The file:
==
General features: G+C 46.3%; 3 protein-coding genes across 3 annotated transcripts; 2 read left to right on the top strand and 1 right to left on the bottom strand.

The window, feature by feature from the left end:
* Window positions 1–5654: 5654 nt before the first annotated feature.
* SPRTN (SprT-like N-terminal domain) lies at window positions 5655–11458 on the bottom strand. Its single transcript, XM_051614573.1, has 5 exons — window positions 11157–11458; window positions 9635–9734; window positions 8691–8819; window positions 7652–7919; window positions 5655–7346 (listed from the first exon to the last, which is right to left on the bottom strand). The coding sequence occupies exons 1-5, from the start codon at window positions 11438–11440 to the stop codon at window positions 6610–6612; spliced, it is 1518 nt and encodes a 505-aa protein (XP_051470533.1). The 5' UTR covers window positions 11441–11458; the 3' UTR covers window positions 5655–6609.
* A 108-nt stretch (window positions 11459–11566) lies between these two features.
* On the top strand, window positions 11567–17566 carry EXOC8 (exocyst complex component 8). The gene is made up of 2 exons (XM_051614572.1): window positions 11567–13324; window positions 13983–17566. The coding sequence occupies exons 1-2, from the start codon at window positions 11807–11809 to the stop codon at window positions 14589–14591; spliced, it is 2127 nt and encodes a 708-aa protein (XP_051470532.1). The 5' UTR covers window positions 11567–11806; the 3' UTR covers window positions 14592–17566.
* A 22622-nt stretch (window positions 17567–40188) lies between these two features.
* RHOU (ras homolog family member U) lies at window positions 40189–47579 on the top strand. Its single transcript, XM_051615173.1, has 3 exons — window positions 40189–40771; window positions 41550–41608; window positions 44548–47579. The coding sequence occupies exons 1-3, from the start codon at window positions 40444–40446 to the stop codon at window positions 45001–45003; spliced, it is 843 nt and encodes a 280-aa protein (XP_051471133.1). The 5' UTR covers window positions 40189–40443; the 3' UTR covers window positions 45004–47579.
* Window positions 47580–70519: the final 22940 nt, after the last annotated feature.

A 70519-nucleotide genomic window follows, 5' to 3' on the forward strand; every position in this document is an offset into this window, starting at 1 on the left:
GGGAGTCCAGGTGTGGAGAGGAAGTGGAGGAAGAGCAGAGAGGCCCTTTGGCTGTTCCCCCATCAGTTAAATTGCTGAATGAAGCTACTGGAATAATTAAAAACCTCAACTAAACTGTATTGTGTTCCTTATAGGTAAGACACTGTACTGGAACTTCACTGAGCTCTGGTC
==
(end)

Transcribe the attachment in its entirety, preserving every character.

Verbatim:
General features: G+C 46.3%; 3 protein-coding genes across 3 annotated transcripts; 2 read left to right on the top strand and 1 right to left on the bottom strand.

The window, feature by feature from the left end:
* Window positions 1–5654: 5654 nt before the first annotated feature.
* SPRTN (SprT-like N-terminal domain) lies at window positions 5655–11458 on the bottom strand. Its single transcript, XM_051614573.1, has 5 exons — window positions 11157–11458; window positions 9635–9734; window positions 8691–8819; window positions 7652–7919; window positions 5655–7346 (listed from the first exon to the last, which is right to left on the bottom strand). The coding sequence occupies exons 1-5, from the start codon at window positions 11438–11440 to the stop codon at window positions 6610–6612; spliced, it is 1518 nt and encodes a 505-aa protein (XP_051470533.1). The 5' UTR covers window positions 11441–11458; the 3' UTR covers window positions 5655–6609.
* A 108-nt stretch (window positions 11459–11566) lies between these two features.
* On the top strand, window positions 11567–17566 carry EXOC8 (exocyst complex component 8). The gene is made up of 2 exons (XM_051614572.1): window positions 11567–13324; window positions 13983–17566. The coding sequence occupies exons 1-2, from the start codon at window positions 11807–11809 to the stop codon at window positions 14589–14591; spliced, it is 2127 nt and encodes a 708-aa protein (XP_051470532.1). The 5' UTR covers window positions 11567–11806; the 3' UTR covers window positions 14592–17566.
* A 22622-nt stretch (window positions 17567–40188) lies between these two features.
* RHOU (ras homolog family member U) lies at window positions 40189–47579 on the top strand. Its single transcript, XM_051615173.1, has 3 exons — window positions 40189–40771; window positions 41550–41608; window positions 44548–47579. The coding sequence occupies exons 1-3, from the start codon at window positions 40444–40446 to the stop codon at window positions 45001–45003; spliced, it is 843 nt and encodes a 280-aa protein (XP_051471133.1). The 5' UTR covers window positions 40189–40443; the 3' UTR covers window positions 45004–47579.
* Window positions 47580–70519: the final 22940 nt, after the last annotated feature.

A 70519-nucleotide genomic window follows, 5' to 3' on the forward strand; every position in this document is an offset into this window, starting at 1 on the left:
GGGAGTCCAGGTGTGGAGAGGAAGTGGAGGAAGAGCAGAGAGGCCCTTTGGCTGTTCCCCCATCAGTTAAATTGCTGAATGAAGCTACTGGAATAATTAAAAACCTCAACTAAACTGTATTGTGTTCCTTATAGGTAAGACACTGTACTGGAACTTCACTGAGCTCTGGTC